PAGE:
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difference of POD struct array and flat array

P: n/a
hi there!

my problem: i need arrays of float-triples (math vector). i need these
available in a flat float* array for batch processing (opengl). is an
array of POD structs with three float members each equivalent to a flat
array of floats in terms of memory layout?

ie. is the following code legal?
struct Vector {
float v[3];
};

Vector vectors[3];
float flatVectors[3][3];

memcpy((const void*)flatVectors, (void*)vectors, sizeof(float)*9);
// vectors now contains the same values in Vector::v as flatVectors
i suspect that struct member alignment, as applied by compilers,
forbids that kind of usage. is that true, and if so, is there a way to
circumvent that problem in a portable fashion?

i am interested in such a solution because i would like to implement a
convenient math vector class in a platform-independend, purely object
oriented program.

-- peter

Nov 3 '05 #1
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P: n/a
struct Vector {
float v[3];
};

Vector vectors[3];
float flatVectors[3][3];

memcpy((const void*)flatVectors, (void*)vectors, sizeof(float)*9); i suspect that struct member alignment, as applied by compilers,
forbids that kind of usage. Yes. sizeof(Vector) does not have to be equal to sizeof(float)*3.
is that true, and if so, is there a way to
circumvent that problem in a portable fashion?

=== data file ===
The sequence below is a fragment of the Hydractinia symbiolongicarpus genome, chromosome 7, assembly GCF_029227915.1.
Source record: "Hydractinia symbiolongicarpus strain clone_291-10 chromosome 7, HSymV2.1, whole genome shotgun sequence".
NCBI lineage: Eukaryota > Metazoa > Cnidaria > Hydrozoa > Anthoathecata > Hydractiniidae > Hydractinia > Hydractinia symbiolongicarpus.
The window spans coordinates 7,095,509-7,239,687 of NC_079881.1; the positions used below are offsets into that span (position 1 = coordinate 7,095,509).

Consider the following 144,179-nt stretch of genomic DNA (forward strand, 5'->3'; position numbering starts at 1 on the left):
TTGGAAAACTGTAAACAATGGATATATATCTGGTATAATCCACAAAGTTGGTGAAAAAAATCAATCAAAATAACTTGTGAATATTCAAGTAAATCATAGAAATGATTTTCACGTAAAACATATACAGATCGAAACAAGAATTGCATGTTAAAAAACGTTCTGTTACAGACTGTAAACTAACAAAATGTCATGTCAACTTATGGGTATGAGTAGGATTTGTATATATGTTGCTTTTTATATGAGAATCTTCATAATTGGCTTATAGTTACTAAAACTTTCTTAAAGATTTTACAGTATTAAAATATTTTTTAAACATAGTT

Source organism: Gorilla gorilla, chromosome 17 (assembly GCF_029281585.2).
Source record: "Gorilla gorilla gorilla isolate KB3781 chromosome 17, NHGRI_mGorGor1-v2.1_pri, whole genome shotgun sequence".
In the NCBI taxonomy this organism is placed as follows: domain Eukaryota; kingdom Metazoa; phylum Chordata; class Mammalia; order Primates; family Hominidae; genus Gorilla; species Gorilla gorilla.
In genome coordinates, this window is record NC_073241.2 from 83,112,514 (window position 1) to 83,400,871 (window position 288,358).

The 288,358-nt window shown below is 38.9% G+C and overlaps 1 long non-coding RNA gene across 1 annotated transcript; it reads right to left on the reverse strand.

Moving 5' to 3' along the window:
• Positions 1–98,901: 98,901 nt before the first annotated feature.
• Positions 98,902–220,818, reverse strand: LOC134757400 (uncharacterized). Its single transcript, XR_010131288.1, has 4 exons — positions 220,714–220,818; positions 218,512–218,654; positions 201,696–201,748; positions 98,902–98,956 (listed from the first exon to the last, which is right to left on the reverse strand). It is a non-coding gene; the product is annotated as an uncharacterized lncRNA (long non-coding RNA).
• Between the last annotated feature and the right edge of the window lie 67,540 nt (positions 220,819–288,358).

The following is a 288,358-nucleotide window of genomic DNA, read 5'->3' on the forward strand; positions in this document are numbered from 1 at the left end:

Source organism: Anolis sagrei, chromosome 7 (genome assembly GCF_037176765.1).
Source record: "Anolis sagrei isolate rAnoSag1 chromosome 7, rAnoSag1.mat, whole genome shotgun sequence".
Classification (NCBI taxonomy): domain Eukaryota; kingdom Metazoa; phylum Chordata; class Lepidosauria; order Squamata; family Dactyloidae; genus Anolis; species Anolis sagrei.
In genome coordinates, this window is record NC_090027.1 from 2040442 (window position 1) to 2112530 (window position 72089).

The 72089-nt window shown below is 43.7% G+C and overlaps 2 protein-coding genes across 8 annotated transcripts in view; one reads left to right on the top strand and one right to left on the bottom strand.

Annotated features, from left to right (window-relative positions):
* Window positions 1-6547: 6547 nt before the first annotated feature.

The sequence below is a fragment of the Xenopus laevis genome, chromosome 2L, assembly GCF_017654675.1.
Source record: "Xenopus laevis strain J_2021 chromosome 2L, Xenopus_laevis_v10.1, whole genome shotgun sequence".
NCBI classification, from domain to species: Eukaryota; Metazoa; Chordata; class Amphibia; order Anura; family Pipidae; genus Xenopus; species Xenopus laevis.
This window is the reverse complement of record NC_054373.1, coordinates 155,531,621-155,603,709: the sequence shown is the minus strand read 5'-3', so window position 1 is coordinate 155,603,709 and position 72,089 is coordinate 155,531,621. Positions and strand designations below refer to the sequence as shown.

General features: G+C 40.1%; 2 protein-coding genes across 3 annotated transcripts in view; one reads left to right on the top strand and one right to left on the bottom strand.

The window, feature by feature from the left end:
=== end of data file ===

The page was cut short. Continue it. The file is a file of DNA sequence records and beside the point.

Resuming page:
Write a wrapper around the raw float array. Something like

template<class T, size_t vector_size>
class Matrix
{
typedef std::vector<T> container;

template<class U, class SizeType, class Iterator>
struct VectorT
{
typedef SizeType size_type;
typedef U value_type;
VectorT() {}
value_type& operator[] (size_type pos) const { return * (ptr_ + pos);
}
private:
VectorT(const VectorT&);
VectorT& operator=(const VectorT&);
VectorT(Iterator ptr) : ptr_(ptr) {}
friend class Matrix;
Iterator ptr_;
};
public:

typedef typename container::size_type size_type;
typedef VectorT<T, size_type, typename container::iterator>
vector_proxy;
typedef VectorT<const T, size_type, typename
container::const_iterator> const_vector_proxy;

vector_proxy operator[](size_t pos) { return vector_proxy(c_.begin() +
(vector_size * pos)); }
const_vector_proxy operator[](size_t pos) const { return
const_vector_proxy(c_.begin() + (vector_size * pos)); }

T* get_raw_data_for_opengl() { return &c_[0]; }

private:
container c_;
};

Or you could even implement a full blown STL compatible matrix like
container with iterators.

--

Valentin Samko - http://www.valentinsamko.com

Nov 3 '05 #2

P: n/a
thanks for the elegant solution!

i'll go for this approach, which gives me the comfort with the proxy
class and the safety by wrapping the container of raw values. win-win.
:)

-- peter

Nov 3 '05 #3

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